Picture this: Mr. and Ms. Smith just bought their dream home, a two-story house with enough bedrooms for their kids, a fenced in backyard for Fido, and close enough to restaurants and shops to walk but far enough away to still be quiet. As they move in, everything seems perfect. However, the first big rain in their new home reveals a major problem: there is a leak into the upstairs bedroom! The seller never mentioned anything about a leak!?
Now picture the other side: Ms. Johnson just sold her home to a new family, and moved across the state closer to her grandchildren. When she filled out the purchase agreement for this house, she diligently went through the disclosure forms and disclosed everything she knew was wrong with the property. Now, though, she has received a letter from an attorney who represents the buyers, saying there is a leak in the upstairs bedroom that it will cost $15,000 to fix… and they’re demanding that she pay for it!
Both of these hypothetical people are caught in the beginnings of a potential undisclosed defect dispute. What are the legal options for the Smith family and Ms. Johnson?
The law of home sale disclosures
Before we can answer that question, though, we have to understand the law of what needs to be disclosed. The main law in play is the Minnesota Disclosure Statute, encoded at Sections 513.52 to 513.61.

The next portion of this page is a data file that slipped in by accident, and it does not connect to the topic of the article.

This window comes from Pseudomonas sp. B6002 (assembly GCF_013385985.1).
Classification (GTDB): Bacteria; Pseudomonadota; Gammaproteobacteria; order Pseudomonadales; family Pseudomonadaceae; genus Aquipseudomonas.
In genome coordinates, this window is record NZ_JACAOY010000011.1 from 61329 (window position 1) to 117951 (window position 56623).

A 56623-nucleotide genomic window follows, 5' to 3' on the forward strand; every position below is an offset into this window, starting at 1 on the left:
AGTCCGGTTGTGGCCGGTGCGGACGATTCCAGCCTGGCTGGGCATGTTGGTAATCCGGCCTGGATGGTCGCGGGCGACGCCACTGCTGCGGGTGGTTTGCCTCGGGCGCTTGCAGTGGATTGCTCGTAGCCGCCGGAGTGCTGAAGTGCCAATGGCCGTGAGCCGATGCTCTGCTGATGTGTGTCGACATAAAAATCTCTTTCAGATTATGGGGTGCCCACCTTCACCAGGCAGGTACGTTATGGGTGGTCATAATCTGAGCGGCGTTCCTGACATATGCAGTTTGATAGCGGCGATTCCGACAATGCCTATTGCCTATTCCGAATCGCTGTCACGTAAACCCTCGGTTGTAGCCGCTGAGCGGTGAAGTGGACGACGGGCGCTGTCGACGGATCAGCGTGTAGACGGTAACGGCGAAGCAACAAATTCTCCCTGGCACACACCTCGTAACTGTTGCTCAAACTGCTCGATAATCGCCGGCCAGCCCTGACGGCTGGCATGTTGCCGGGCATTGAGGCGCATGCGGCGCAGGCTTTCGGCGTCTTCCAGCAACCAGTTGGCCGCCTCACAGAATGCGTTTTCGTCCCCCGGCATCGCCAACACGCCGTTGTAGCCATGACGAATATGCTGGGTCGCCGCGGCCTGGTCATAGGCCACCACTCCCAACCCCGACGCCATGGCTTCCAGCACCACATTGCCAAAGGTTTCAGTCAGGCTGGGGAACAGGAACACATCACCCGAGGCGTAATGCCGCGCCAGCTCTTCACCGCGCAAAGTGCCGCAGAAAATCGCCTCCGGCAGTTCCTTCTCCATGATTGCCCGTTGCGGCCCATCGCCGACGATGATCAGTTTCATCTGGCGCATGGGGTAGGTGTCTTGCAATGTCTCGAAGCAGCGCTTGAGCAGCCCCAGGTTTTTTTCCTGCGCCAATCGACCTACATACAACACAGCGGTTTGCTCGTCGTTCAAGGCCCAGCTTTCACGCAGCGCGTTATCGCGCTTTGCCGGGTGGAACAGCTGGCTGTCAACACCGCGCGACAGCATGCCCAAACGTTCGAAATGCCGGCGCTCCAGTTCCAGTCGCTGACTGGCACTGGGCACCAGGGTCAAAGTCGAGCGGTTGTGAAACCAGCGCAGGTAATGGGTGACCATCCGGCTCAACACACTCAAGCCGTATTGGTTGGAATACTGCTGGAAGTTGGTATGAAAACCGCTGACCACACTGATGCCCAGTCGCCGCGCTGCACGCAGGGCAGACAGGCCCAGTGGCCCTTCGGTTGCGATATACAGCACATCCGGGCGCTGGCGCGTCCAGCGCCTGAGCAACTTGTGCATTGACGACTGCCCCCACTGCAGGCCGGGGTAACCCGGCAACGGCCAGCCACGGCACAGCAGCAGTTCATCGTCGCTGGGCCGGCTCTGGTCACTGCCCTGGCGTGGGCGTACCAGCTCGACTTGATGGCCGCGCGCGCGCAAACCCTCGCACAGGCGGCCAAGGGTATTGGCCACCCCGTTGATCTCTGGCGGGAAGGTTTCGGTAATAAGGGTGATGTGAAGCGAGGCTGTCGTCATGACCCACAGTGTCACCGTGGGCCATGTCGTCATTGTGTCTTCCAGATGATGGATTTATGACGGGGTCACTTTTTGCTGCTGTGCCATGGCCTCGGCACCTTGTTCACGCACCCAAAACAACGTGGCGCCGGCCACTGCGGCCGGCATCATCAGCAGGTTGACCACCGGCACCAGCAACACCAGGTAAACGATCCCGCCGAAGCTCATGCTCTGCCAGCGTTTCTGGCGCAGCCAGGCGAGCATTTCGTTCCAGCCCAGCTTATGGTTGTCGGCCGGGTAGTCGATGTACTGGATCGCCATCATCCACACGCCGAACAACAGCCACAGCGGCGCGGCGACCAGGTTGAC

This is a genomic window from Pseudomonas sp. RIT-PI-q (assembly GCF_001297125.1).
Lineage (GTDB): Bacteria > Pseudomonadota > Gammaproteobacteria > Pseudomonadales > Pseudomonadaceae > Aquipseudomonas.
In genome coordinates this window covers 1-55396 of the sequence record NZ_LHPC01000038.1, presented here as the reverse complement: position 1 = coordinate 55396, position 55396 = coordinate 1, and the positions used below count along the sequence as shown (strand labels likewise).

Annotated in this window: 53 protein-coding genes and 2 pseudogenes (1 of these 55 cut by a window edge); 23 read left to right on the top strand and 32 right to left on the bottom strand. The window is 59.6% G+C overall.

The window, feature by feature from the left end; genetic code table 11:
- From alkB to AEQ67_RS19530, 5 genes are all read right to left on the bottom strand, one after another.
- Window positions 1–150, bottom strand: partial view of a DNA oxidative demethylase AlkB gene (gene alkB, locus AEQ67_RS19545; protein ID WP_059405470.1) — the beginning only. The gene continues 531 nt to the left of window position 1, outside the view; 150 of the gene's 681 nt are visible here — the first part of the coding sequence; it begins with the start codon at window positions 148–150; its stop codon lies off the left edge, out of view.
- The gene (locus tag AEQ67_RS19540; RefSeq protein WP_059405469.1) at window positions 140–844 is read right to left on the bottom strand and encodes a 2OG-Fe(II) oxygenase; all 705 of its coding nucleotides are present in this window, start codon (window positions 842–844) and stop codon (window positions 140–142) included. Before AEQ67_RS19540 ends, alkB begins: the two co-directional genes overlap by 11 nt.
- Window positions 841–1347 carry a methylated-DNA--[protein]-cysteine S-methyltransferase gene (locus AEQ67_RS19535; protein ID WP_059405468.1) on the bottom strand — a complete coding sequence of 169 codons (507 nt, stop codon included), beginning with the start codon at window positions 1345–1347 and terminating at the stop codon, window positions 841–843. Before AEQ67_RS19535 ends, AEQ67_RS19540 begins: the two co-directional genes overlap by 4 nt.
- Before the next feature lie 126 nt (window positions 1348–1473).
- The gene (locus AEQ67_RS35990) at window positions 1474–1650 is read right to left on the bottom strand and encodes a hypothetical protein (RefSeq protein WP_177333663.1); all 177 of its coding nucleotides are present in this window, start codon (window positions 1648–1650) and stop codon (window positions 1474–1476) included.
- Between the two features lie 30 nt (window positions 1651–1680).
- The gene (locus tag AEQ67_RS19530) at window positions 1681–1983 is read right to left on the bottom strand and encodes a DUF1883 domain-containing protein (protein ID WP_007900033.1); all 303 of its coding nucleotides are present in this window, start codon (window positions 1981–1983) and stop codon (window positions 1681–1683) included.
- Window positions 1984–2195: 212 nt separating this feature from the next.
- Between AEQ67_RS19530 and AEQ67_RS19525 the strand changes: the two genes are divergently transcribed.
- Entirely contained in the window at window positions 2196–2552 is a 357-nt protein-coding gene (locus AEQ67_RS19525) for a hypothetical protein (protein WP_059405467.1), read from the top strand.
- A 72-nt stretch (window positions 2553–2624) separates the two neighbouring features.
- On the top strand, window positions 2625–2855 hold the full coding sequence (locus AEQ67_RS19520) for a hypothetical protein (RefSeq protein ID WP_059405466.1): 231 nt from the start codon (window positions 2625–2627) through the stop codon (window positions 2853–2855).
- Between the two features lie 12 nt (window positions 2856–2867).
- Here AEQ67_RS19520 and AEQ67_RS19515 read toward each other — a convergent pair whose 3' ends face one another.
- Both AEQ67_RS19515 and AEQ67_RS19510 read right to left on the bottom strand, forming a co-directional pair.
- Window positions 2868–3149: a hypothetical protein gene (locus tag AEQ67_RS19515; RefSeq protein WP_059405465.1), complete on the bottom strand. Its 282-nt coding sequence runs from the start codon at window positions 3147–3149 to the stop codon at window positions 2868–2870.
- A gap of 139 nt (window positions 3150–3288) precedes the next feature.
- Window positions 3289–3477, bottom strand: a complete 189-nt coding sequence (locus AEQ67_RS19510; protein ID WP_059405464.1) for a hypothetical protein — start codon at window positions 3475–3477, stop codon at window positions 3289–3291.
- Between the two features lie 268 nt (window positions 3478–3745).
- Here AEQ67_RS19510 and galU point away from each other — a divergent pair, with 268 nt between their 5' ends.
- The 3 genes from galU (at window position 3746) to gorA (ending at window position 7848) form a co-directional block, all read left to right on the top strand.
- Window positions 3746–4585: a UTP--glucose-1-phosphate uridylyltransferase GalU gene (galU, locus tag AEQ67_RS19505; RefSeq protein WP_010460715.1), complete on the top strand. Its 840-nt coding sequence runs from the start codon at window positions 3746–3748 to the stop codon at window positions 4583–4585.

According to Minnesota Statutes Section 513.55, sellers of all residential real estate have a duty to disclose, in writing, “all material facts of which the seller is aware that could adversely and significantly affect: (1) an ordinary buyer’s use and enjoyment of the property; or (2) any intended use of the property of which the seller is aware.” The disclosure must be made in good faith and based on the seller’s best knowledge.
Basically, this statute means that it is the seller’s duty to disclose in writing everything they know that might negatively affect the buyer’s experience living in the home. This ranges from that weird smell in the porch that never really goes away to cracks in the foundation, and everything in between. It also includes past problems, such as animal infestations or problems that have already been fixed. If you are selling a home, it is better to over-disclose everything you know than it is to under-disclose. Even if disclosing might reduce the sale price of your home, it is still required by law, and proper disclosure can save you major headaches down the line.
The use of inspectors can change the requirements. According to Section 513.56, a seller does not have to disclose information they know of if the defect is shown on a “qualified third party” inspection report. It is important to carefully read the reports, though, because the seller has the duty to disclose anything they know that was missed on the report!
As with any law, though, there are exceptions. Section 513.54 specifically excepts transfers between family members, forced sales (such as foreclosure and court ordered sales), probate transfers, transfers of new-build homes, and several other transfers from the disclosure requirements. Additionally, section 513.56 also specifies several conditions that do not need to be disclosed: the presence of group homes and nursing homes in the neighborhood, whether someone with HIV lived on the property, whether there were any deaths, murders, or suicides on the property, and whether the property is thought to be haunted.
What happens if there is an undisclosed defect?
Now that we know the law, we can answer the questions posed at the beginning of the article: what can these fictional buyers and sellers do? There are several causes of action available to buyers, and multiple defenses for sellers accused of nondisclosure.